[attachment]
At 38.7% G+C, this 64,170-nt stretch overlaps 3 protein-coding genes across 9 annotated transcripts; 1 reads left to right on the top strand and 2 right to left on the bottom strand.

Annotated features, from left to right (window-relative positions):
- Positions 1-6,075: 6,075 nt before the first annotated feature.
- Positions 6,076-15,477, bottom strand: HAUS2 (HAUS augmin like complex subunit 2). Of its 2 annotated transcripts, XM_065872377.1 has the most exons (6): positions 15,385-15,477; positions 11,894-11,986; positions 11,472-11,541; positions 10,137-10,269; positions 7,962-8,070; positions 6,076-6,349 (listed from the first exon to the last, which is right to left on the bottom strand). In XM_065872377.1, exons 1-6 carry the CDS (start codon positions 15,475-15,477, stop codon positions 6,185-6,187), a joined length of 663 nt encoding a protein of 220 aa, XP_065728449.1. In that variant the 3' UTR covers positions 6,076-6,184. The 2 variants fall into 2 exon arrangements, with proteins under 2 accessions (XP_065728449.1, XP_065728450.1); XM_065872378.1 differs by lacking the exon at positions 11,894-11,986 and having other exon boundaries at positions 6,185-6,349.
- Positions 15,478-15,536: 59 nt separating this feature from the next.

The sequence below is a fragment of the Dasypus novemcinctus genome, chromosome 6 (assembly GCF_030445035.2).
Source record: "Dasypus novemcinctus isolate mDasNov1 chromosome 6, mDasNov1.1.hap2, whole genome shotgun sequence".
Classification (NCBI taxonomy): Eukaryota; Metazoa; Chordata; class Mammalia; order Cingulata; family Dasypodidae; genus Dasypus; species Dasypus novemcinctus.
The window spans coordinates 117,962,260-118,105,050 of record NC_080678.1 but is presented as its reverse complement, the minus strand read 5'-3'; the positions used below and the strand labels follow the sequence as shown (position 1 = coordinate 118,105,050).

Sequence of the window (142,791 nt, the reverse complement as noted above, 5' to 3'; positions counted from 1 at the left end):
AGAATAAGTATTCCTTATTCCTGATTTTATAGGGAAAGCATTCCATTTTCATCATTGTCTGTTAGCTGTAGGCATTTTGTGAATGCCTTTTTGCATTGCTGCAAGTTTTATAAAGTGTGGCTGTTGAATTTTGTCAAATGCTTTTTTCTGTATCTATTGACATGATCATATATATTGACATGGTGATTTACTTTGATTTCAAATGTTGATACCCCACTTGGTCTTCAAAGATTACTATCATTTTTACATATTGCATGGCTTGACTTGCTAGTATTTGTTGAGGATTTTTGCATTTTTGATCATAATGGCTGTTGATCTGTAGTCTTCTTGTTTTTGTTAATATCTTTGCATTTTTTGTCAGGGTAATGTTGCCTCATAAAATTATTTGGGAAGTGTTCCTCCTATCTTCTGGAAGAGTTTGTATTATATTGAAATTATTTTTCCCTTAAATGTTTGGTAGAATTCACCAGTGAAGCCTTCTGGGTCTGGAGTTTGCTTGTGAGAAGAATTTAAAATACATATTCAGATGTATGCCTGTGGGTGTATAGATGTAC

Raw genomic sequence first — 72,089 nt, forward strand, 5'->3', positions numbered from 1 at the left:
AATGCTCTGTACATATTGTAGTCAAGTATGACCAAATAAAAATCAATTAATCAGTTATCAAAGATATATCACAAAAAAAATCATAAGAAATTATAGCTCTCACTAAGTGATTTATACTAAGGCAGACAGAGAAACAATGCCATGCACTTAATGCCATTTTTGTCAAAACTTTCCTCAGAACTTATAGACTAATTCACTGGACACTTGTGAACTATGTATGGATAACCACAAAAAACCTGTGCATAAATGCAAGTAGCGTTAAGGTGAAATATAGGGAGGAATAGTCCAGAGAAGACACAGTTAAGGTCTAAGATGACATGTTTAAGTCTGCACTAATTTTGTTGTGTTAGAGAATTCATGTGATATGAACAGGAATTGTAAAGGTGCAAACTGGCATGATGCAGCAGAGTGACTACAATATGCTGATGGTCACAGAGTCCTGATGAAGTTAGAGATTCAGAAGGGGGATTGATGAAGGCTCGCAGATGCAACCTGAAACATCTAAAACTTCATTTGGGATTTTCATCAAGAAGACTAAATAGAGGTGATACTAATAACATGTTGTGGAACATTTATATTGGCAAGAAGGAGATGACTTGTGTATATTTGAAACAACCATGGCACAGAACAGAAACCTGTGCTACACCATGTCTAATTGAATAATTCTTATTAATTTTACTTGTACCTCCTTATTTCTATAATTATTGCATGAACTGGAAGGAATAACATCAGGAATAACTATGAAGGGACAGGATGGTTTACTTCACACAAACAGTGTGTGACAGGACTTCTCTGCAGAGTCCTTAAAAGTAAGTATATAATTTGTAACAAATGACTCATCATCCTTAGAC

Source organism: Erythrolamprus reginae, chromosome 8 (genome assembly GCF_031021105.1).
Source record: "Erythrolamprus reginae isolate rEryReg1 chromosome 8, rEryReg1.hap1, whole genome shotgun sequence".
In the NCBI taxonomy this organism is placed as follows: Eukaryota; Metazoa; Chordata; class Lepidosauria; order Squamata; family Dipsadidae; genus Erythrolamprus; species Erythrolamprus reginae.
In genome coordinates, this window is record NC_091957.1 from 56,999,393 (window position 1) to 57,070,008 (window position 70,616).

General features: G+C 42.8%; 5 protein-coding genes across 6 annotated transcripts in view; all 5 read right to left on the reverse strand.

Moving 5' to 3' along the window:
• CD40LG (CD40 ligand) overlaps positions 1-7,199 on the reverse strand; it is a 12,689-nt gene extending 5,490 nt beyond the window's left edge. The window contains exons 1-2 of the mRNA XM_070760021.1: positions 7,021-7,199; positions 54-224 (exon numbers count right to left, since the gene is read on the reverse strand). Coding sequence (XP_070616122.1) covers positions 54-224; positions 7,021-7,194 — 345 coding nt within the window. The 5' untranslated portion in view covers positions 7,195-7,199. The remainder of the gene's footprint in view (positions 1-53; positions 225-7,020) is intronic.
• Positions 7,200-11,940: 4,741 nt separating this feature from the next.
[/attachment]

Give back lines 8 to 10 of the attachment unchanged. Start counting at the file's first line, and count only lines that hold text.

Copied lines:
Classification (NCBI taxonomy): Eukaryota; Metazoa; Chordata; class Mammalia; order Cingulata; family Dasypodidae; genus Dasypus; species Dasypus novemcinctus.
The window spans coordinates 117,962,260-118,105,050 of record NC_080678.1 but is presented as its reverse complement, the minus strand read 5'-3'; the positions used below and the strand labels follow the sequence as shown (position 1 = coordinate 118,105,050).

Sequence of the window (142,791 nt, the reverse complement as noted above, 5' to 3'; positions counted from 1 at the left end):